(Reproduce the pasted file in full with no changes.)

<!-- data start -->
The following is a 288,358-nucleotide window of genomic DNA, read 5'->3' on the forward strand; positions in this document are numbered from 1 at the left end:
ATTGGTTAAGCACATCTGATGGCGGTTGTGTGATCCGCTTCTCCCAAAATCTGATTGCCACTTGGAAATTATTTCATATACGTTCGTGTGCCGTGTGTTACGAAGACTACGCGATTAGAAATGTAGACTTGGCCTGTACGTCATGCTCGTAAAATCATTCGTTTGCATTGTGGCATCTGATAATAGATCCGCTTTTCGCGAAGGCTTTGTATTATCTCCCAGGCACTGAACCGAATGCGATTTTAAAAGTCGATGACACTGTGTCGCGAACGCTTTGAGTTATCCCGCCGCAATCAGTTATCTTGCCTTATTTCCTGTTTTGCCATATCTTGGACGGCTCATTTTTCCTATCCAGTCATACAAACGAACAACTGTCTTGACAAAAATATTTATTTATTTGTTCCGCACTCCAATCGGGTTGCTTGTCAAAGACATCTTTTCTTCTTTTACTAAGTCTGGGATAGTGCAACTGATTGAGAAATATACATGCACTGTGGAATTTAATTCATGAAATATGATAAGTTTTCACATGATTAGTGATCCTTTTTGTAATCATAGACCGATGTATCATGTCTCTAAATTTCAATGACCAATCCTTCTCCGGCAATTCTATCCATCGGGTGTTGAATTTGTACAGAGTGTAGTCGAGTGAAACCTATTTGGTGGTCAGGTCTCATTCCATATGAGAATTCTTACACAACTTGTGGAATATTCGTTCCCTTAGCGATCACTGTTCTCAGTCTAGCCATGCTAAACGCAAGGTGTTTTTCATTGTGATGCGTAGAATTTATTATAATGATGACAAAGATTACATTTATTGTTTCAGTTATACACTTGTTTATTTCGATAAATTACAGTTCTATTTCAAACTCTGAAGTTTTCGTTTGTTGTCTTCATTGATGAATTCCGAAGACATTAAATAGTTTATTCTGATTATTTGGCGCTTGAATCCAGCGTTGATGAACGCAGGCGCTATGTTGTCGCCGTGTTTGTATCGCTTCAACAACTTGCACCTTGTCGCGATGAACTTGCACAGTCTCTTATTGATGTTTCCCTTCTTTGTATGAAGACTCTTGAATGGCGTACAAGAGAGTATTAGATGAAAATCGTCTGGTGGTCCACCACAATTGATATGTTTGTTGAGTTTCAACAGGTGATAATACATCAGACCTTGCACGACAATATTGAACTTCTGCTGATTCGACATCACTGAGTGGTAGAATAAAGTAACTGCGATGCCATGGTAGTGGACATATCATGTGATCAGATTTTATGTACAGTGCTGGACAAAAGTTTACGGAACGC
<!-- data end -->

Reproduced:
The following is a 288,358-nucleotide window of genomic DNA, read 5'->3' on the forward strand; positions in this document are numbered from 1 at the left end:
ATTGGTTAAGCACATCTGATGGCGGTTGTGTGATCCGCTTCTCCCAAAATCTGATTGCCACTTGGAAATTATTTCATATACGTTCGTGTGCCGTGTGTTACGAAGACTACGCGATTAGAAATGTAGACTTGGCCTGTACGTCATGCTCGTAAAATCATTCGTTTGCATTGTGGCATCTGATAATAGATCCGCTTTTCGCGAAGGCTTTGTATTATCTCCCAGGCACTGAACCGAATGCGATTTTAAAAGTCGATGACACTGTGTCGCGAACGCTTTGAGTTATCCCGCCGCAATCAGTTATCTTGCCTTATTTCCTGTTTTGCCATATCTTGGACGGCTCATTTTTCCTATCCAGTCATACAAACGAACAACTGTCTTGACAAAAATATTTATTTATTTGTTCCGCACTCCAATCGGGTTGCTTGTCAAAGACATCTTTTCTTCTTTTACTAAGTCTGGGATAGTGCAACTGATTGAGAAATATACATGCACTGTGGAATTTAATTCATGAAATATGATAAGTTTTCACATGATTAGTGATCCTTTTTGTAATCATAGACCGATGTATCATGTCTCTAAATTTCAATGACCAATCCTTCTCCGGCAATTCTATCCATCGGGTGTTGAATTTGTACAGAGTGTAGTCGAGTGAAACCTATTTGGTGGTCAGGTCTCATTCCATATGAGAATTCTTACACAACTTGTGGAATATTCGTTCCCTTAGCGATCACTGTTCTCAGTCTAGCCATGCTAAACGCAAGGTGTTTTTCATTGTGATGCGTAGAATTTATTATAATGATGACAAAGATTACATTTATTGTTTCAGTTATACACTTGTTTATTTCGATAAATTACAGTTCTATTTCAAACTCTGAAGTTTTCGTTTGTTGTCTTCATTGATGAATTCCGAAGACATTAAATAGTTTATTCTGATTATTTGGCGCTTGAATCCAGCGTTGATGAACGCAGGCGCTATGTTGTCGCCGTGTTTGTATCGCTTCAACAACTTGCACCTTGTCGCGATGAACTTGCACAGTCTCTTATTGATGTTTCCCTTCTTTGTATGAAGACTCTTGAATGGCGTACAAGAGAGTATTAGATGAAAATCGTCTGGTGGTCCACCACAATTGATATGTTTGTTGAGTTTCAACAGGTGATAATACATCAGACCTTGCACGACAATATTGAACTTCTGCTGATTCGACATCACTGAGTGGTAGAATAAAGTAACTGCGATGCCATGGTAGTGGACATATCATGTGATCAGATTTTATGTACAGTGCTGGACAAAAGTTTACGGAACGC